Everyone is invited “to celebrate a century” with Mattie Shaw this Sunday, May 25 from 2 until 4 p.m. in the activity room of the Yalobusha General Hospital Nursing Home.
Please bring any old photos and written childhood memories to share.
Mattie Emma Dawkins Shaw was born May 27, 1908 to Thomas Hosea Henry Mayhew McSwaine Dawkins and Nancy Emaline Harbour Dawkins. (Nan Harbour was the daughter of Michael Harbour Sr. And Mary Elizabeth (Lizzy) Catherine Cofer.
Her mother was 40 and her father was 38 at the time of her birth. She was the fourth and last child for Thomas and Nancy. Hosea was 10, Harmon was 8, and Mary was 4.
Mattie recalls a happy and loving family residing on Turkey Creek Road near Coffeeville. Her father built the family farm house on land her mother inherited from her mother, Lizzy.
The original log cabin, corn crib, barn, tool shed, chicken house, and the privy on the hill still remain today.
Her neice, Emma Ruth Dawkins, and her husband Dave Hovey still live there and keep the farm intact.
Mattie remembers her father being tall dark and handsome with high cheek bones from his mother’sIndian decent.
She remembers her mother’s greatest gift, laughter. She made every day chores fun. She loved her garden and had the most wonderful cooking skills.
George Wilbourn once said, “Mattie, I’d rather have dinner at your house than any other place I know.”
Most folks believe Mattie is still the queen of fried fruit pies.
She never knew her grandparents. She only had pictures to remember them.
Here grandfather, Michael Hempter Harbour was the first tax assessor in Yalobusha county. He set the original property lines for all the tax rolls in the county by horse back.
Ironicaly, Mattie’s husband, Guy C. Shaw, and her son, Guy Dale Shaw, pursued the same career.
Mattie attended school at Gray Rock Church and Schoolhouse where her father was chairman of the Methodist grade school.
Mattie remembered how her parents showed affection for each other. Her father was always kissing and touching her mother’s hair, which she she never cut and wore in a bun.
Her father was a talented musician and played banjo when dances were held. He also played piano and the pump organ that still sits in the home today. Since her father could play by ear, he could reproduce any tune.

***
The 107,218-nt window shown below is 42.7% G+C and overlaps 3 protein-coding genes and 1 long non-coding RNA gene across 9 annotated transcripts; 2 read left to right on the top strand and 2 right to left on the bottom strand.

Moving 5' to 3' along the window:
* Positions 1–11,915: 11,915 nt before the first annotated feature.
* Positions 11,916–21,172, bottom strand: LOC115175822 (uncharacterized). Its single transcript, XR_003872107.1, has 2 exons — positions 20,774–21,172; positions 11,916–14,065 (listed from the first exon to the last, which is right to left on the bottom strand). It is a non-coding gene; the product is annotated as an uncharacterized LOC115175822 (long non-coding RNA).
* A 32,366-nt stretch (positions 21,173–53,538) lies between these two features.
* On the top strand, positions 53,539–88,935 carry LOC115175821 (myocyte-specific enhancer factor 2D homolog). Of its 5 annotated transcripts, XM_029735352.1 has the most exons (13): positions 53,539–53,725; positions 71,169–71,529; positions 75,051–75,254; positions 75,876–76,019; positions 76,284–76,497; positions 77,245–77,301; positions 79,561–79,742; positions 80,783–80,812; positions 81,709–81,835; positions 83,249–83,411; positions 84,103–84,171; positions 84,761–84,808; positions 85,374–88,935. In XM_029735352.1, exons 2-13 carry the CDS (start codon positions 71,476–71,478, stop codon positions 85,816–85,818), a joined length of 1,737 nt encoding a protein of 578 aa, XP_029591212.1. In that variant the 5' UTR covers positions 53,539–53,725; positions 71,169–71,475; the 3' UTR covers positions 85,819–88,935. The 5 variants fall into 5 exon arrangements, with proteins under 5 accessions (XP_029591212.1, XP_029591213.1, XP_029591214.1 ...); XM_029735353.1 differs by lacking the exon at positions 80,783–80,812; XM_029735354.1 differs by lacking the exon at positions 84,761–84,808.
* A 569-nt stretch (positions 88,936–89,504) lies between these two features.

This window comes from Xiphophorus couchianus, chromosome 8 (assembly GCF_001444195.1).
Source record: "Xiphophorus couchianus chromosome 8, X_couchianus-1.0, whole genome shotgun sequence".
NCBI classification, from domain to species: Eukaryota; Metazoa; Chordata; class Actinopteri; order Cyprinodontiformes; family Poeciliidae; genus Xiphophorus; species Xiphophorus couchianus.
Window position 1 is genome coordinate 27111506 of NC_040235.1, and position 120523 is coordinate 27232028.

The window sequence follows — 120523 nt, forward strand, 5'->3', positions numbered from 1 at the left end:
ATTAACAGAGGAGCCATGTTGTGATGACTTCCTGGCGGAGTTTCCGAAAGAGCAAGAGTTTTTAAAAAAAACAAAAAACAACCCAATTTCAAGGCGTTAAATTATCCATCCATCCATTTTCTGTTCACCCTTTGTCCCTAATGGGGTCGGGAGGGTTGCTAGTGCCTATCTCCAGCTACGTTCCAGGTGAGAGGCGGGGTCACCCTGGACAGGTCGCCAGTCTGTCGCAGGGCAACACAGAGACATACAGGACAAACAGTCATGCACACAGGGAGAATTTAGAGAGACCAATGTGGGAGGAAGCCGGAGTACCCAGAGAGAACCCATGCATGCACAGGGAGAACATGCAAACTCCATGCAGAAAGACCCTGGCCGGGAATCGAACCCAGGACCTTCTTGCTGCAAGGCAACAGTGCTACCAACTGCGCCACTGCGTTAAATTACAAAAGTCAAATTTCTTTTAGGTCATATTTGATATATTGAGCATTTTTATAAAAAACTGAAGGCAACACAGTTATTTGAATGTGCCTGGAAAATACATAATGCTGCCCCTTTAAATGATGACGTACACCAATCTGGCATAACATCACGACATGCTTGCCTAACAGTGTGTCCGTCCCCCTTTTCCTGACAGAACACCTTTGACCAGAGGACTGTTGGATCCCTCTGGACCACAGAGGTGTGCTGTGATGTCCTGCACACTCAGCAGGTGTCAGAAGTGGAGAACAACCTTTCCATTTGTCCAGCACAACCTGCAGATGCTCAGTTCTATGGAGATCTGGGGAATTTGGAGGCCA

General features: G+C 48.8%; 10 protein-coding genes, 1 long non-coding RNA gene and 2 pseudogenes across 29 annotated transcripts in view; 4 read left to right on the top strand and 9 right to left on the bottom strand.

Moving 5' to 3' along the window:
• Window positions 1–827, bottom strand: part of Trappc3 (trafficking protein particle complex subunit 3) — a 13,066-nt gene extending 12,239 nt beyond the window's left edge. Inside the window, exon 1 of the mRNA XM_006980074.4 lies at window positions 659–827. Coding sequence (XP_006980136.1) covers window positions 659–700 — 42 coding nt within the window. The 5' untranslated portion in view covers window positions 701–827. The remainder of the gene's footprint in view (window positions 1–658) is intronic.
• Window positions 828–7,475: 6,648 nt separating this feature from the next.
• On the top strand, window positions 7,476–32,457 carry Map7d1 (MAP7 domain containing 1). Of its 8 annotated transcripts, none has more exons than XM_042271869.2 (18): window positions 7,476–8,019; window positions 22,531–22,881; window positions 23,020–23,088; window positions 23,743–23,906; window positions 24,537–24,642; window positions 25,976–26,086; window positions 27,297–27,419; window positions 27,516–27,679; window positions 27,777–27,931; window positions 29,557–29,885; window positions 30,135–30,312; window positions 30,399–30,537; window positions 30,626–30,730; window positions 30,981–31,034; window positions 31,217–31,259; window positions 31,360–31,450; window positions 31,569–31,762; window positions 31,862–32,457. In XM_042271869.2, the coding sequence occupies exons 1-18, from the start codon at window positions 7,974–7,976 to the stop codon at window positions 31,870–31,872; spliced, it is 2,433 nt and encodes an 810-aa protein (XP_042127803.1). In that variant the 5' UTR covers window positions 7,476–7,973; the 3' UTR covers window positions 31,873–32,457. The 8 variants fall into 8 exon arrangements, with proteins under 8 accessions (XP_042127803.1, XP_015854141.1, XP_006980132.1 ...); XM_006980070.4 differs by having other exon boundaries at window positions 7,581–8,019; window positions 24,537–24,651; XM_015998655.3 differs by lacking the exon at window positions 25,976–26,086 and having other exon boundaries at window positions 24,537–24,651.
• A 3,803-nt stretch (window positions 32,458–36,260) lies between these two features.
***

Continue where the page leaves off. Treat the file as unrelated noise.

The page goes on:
Mattie rremembered that as children the family was well known as a gospel group. Her sister Mary sang alto and Mattie sang sapprano. Her father played, while her brothers sang bass and tenor.
After Mattie graduated 8th grade she along with her Mary rode to high school in Coffeville in a beautiful buggy pulled by Rodey, their treasured mule.
Mattie still talks about growing up with Helen Harbour, Jimmy Waddell’s mother.
When Mattie graduated from high school, she went to the teacher’s college at Delta State where she received her lifetime teaching certificate.
Mattie then married Guy C. Shaw, a mathamatician and teacher at the one-room school in the Pilgrims Rest community. The school still stands as a reminder of the good ole days.
Mattie and Guy Shaw raised tree girls, Laucene, Charlene, and Nan. They also had one son, Guy Dale Shaw.
Mattie’s husband, Guy Shaw, was elected Yalobusha County Tax Assessor/Collector and the family moved to Water Valley. Mattie became an active member of the Baptist women’s group and the choir for nearly 20 years.
They retired and moved back home to Coffeeville where Guy could drive to his farm on Turkey Creek every day as well as his favorite church in Airmount.
Mattie likes to remember her past, according to family members. They said she is likely to remember you by name.
Because of a fall in her home, Mattie can only get around in a wheel chair. She said that the staff at the nursing home take very good care of her.
Mattie said she is so pleased to welcome friends and relatives to her 100th birthday party on Sunday.
If you need more information or have stories, pictures, etc. to share with the family, please call Marty Shaw at (850) 341-4544 or contact the family by email: firstname.lastname@example.org.